Councilmember Sara González said, “Asthma rates have always been very high throughout Red Hook and the effect of the airborne particulate matter created by idling cruise ships has only exacerbated the problem.  Our ongoing discussions have progressed too slowly and I urge all parties to step up and reach a comprehensive agreement very, very fast to bring relief for the good folks in Red Hook and the surrounding vicinity.”

“We have the opportunity here to make the Brooklyn Cruise terminal a modern green cruise facility,” said Rep. Jerrold Nadler.   “The Port Authority and the Environmental Protection Agency have obtained $15 million in funding for the installation of shore power, but unfortunately the New York City Economic Development Corp. (EDC) and the New York Power Authority haven’t reached an agreement on the electricity rate.  I join with my colleagues in government and call on the Power Authority and EDC to cut the bureaucratic red tape and come to an agreement on the electricity rate, so that we can make this the most environmentally friendly cruise terminal for the Red Hook community and a model of a modern green facility for the cruise industry.”

Assemblywoman Joan Millman said, “I call upon New York City Economic Development Corporation, the New York Power Authority, Con Edison and Carnival cruise lines to work together to quickly come to an agreement.  It’s been almost a year since I requested the parties to expedite an agreement and, to date, nothing has been done.  The sooner this is done, the better it is for our environment, our residents and businesses, alike.”

Norman Cox, President of the Columbia Waterfront Neighborhood Association, said, “For years our neighborhood has endured pollution caused by ships idling at the piers.  The presence of large cruise ships in the past few years has only made conditions worse.  There is a growing body of evidence that pollution from ships is responsible for millions of dollars worth of health problems and contributes to global warming.  The means to preventing such pollution is no mystery – it requires only that the ships hook up to shore power, a common practice in many ports around the world.  There appears to be only one obstacle to implementing the provision of shore power to the cruise ship terminal: the failure of the Public Service Commission to establish a rate for the electricity.  It has been well over a year since the Public Service Commission started hearings on this matter.  In February of 2010 we wrote to the PSC urging a resolution to the stalemate, we received no reply and still nothing has been concluded.  New York likes to think of itself as a leading city in culture and commerce.  Our mayor actively promotes big projects and has established ambitious environmental initiatives.  The State of New York has aggressive programs to promote sustainability.  Yet achieving this relatively simple and obvious improvement to the public welfare seems beyond their abilities.  Our local representatives know how important this issue is for the whole city and they have tirelessly worked for success.  It is time for the PSC and the other involved parties to make the effort required to resolve this unconscionable stalemate in the interest of reducing pollution, promoting sustainability and creating a healthy city for us all.”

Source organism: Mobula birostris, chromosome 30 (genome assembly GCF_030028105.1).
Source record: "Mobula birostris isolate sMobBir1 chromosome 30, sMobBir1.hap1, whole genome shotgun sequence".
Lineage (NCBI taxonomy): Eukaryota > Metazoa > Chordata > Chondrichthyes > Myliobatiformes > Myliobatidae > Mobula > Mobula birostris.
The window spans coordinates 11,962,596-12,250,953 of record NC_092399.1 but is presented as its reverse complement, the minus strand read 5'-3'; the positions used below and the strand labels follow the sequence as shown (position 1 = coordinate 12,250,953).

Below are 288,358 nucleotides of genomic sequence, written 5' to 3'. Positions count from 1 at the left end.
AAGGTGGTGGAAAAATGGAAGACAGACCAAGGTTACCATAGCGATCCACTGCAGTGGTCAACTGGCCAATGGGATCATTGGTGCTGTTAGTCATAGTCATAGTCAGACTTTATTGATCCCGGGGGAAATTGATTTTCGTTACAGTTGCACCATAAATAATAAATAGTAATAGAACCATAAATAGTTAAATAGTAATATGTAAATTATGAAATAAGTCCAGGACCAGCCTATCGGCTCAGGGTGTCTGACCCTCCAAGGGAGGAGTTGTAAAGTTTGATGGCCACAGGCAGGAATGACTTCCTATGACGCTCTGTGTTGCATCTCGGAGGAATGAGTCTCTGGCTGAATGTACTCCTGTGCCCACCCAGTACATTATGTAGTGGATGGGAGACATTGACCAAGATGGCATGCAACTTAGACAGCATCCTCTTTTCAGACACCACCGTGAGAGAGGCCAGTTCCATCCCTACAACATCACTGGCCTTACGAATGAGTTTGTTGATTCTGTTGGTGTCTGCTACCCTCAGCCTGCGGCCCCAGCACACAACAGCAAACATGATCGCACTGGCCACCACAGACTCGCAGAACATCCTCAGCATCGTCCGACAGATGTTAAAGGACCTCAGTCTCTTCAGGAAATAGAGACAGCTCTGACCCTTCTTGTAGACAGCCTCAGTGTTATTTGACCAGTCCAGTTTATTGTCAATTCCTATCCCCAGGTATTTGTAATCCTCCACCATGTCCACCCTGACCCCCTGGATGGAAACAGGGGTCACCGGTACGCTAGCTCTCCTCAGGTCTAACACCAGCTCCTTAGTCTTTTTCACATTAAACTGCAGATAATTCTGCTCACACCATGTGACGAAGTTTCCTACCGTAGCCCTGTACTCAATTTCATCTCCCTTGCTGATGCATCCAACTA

Brian McCormick of the Brooklyn Greenway Initiative said, “Brooklyn Greenway Initiative joins local residents, environmental advocates, Senator Squadron and Councilmember Lander in full support of bringing shore power to the Brooklyn Cruise Terminal. The degradation of air quality caused by idling ships engines in the Port pose grave health risks for those who live and work in our waterfront neighborhoods and to future users of the Brooklyn Waterfront Greenway as well. The time to act is long overdue.”

Maria Pagano, President of Carroll Gardens Neighborhood Association, said, “Shore power only makes sense—knowing as we do the pollution idling engines add to the spewing exhaust provided by our wrap around roadways.  The Carroll Gardens Neighborhood Association supports this, and every effort to reduce the damages to our air quality caused by the airborne pollutants.  We thank you, Norman and our neighbors of the CoWNA organization, for taking this stand.  We salute our elected officials, City Councilmember Brad Lander and Senator Dan Squadron for joining with you to snap a link of this toxic choke chain on our bit of Brooklyn.”